The North American Free Trade Agreement (NAFTA) includes several environment-related provisions, that while limited, were lauded for their inclusion in a trade agreement. However, further environmental (and labor) assurances were needed to secure passage of NAFTA, and ultimately, the negotiating parties agreed to a side accord that promotes trilateral cooperation on environmental matters and includes provisions to address a party's failure to enforce environmental laws. Further to gain NAFTA support, the United States and Mexico agreed to establish a bilateral Border Environment Cooperation Commission and North American Development Bank to help border-area communities finance environmental infrastructure projects. The United States and Mexico also developed a cooperative plan to address a range of border environmental issues; phase two of the plan, the Border XXI Program, began in 1996.
Since NAFTA's inception, its environmental implications have remained a subject of debate and legislation. Ongoing issues include NAFTA's possible environmental effects, border funding, and the implementation of NAFTA-related environmental agreements. This report provides an overview of NAFTA's environmental provisions and associated agreements and initiatives, and discusses recent issues and congressional activities. It will be updated as events warrant
NAFTA Environmental Provisions
Environmental issues emerged early in NAFTA negotiations, particularly in the context of liberalizing trade and investment rules between the United States and Mexico. One question concerned how NAFTA might affect one country's more stringent standards, and whether these standards could be challenged successfully as nontariff trade barriers. Conversely, the question was raised whether a country's weaker environmental protection measures or their ineffective enforcement would create a competitive advantage and provide an added incentive for businesses to relocate production to the least regulated country. Many in Congress expressed concern that, although Mexican regulations were becoming more like U. S. regulations, Mexico had many fewer requirements and historically lax enforcement. A related concern was that anticipated industrial growth in the U.S.-Mexico border region would exacerbate the severe pollution problems already present. Trade officials countered that environment was not a customary trade matter and that NAFTA talks were not the proper forum for resolving environmental issues. Nonetheless, the level of concern over these issues in Congress during NAFTA negotiations prompted the Bush Administration respond to them.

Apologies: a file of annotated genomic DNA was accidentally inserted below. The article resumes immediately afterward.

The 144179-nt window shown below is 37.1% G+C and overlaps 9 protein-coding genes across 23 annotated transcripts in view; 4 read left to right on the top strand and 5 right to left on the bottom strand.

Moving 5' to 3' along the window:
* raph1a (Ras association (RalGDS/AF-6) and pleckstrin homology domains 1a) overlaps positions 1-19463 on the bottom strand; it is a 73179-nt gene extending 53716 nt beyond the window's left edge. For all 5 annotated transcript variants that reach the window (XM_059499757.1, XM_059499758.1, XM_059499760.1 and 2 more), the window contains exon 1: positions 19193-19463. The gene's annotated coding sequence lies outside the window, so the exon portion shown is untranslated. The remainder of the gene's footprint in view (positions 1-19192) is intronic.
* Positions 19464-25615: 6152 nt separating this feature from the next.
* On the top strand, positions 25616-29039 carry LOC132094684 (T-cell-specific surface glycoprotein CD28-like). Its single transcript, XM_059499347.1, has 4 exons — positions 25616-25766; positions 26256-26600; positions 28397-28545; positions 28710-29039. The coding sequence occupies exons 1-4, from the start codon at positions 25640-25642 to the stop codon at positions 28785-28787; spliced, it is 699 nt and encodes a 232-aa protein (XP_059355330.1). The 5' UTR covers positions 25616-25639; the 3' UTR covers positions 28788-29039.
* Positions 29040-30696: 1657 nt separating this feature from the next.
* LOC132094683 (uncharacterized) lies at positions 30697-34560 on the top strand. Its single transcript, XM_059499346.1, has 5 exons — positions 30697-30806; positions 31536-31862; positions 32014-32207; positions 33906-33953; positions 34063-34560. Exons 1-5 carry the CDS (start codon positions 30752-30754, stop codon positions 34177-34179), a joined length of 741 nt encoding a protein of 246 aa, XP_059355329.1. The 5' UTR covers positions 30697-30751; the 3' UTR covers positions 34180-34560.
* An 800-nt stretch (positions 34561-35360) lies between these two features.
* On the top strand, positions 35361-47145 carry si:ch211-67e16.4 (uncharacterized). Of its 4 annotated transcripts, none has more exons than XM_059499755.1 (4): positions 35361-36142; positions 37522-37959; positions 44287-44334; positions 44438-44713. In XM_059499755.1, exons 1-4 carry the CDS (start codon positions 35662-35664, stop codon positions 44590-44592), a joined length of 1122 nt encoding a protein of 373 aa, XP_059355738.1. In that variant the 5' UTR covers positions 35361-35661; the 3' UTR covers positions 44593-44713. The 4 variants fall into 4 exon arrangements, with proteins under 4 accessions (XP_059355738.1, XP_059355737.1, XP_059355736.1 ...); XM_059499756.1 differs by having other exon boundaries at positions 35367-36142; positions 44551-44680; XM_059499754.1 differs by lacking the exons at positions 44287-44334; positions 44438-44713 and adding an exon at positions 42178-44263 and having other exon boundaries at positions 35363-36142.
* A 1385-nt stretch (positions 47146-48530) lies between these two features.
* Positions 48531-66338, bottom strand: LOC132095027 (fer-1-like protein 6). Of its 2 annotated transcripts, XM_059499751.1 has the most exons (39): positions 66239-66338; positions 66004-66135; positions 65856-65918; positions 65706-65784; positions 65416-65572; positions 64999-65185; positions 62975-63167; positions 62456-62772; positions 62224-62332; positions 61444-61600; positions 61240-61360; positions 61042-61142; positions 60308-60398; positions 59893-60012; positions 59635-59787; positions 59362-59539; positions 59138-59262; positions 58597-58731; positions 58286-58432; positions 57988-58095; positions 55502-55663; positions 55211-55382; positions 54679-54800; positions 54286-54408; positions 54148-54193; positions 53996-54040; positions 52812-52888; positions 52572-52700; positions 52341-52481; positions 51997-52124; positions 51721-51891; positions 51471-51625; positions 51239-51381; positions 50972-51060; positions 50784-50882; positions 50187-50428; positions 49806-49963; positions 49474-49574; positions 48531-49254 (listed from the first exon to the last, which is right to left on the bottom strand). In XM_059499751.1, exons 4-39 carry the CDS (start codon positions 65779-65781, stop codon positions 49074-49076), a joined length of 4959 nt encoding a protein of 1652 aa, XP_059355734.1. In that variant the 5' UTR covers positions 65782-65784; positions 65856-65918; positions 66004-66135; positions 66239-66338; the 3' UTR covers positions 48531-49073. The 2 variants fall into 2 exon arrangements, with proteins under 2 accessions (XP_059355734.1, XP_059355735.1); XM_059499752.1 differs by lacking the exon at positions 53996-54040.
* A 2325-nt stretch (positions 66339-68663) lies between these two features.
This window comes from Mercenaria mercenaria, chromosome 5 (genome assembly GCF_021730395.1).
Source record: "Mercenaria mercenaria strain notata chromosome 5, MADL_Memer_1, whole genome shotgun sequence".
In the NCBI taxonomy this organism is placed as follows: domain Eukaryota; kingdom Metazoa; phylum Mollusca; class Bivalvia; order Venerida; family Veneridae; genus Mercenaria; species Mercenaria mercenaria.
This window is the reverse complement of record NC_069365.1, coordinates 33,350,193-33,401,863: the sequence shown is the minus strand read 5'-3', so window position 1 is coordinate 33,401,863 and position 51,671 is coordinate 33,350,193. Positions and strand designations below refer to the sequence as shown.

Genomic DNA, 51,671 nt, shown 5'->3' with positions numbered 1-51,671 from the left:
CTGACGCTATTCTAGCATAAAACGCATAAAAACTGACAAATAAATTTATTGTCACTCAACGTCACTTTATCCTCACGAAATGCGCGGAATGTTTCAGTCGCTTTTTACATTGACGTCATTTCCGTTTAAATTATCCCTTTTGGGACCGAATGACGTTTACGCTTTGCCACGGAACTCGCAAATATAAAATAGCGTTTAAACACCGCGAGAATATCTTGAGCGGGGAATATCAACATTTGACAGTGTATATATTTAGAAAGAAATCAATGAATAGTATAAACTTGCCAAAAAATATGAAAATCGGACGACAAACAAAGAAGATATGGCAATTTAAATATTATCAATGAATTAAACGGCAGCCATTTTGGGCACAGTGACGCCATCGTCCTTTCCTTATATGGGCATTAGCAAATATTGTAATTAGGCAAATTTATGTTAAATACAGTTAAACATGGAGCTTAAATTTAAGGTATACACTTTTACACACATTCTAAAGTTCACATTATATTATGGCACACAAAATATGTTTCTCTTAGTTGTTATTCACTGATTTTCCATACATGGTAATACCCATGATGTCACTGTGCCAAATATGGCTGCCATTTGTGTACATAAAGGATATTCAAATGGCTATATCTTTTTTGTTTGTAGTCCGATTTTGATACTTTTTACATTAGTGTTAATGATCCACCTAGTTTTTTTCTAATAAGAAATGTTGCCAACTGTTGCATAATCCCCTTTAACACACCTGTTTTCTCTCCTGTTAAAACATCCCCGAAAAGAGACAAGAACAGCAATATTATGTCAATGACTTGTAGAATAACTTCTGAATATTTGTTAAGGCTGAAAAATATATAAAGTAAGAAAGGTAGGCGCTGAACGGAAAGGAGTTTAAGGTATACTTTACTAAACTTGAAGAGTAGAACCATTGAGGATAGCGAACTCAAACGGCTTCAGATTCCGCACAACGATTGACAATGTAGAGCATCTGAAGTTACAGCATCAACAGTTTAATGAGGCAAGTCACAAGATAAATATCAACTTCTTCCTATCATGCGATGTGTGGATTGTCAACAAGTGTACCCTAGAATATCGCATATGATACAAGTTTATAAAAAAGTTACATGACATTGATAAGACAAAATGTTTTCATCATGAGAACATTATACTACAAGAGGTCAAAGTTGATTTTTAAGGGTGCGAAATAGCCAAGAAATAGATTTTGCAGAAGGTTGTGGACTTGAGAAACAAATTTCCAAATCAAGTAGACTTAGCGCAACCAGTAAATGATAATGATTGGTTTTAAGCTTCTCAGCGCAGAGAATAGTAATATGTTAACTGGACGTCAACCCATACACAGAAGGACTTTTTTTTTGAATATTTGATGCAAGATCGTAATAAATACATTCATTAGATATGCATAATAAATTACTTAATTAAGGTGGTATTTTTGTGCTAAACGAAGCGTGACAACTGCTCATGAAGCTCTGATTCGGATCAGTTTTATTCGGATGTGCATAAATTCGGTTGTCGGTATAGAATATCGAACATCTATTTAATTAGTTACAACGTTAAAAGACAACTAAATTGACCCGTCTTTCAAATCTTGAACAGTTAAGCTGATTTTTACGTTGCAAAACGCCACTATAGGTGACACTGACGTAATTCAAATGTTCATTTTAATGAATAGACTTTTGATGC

While not a new issue, the question of whether a country's stricter environmental measures could be found to pose non-tariff trade barriers received an unprecedented level of attention during the NAFTA debate. Ultimately, negotiators included language to conditionally protect a party's stricter environmental, health, and safety standards for products and produce (provided that, among other things, such measures are scientifically based). Other related NAFTA provisions place the burden of proof that an environmental measure is inconsistent with NAFTA on the party challenging the measure, encourage upward harmonization of standards, and encourage parties to integrate environmental protection and sustainable development into economic decision-making. NAFTA also includes hortatory language to discourage parties from lowering standards to encourage investment. The agreement's standards provisions generally do not affect a country's ability to determine its own levels of protection for manufacturing and other process standards (such as air and water pollution controls, and resource harvesting practices); however, the investment provisions do allow companies to challenge environmental measures that are viewed as harming their investments.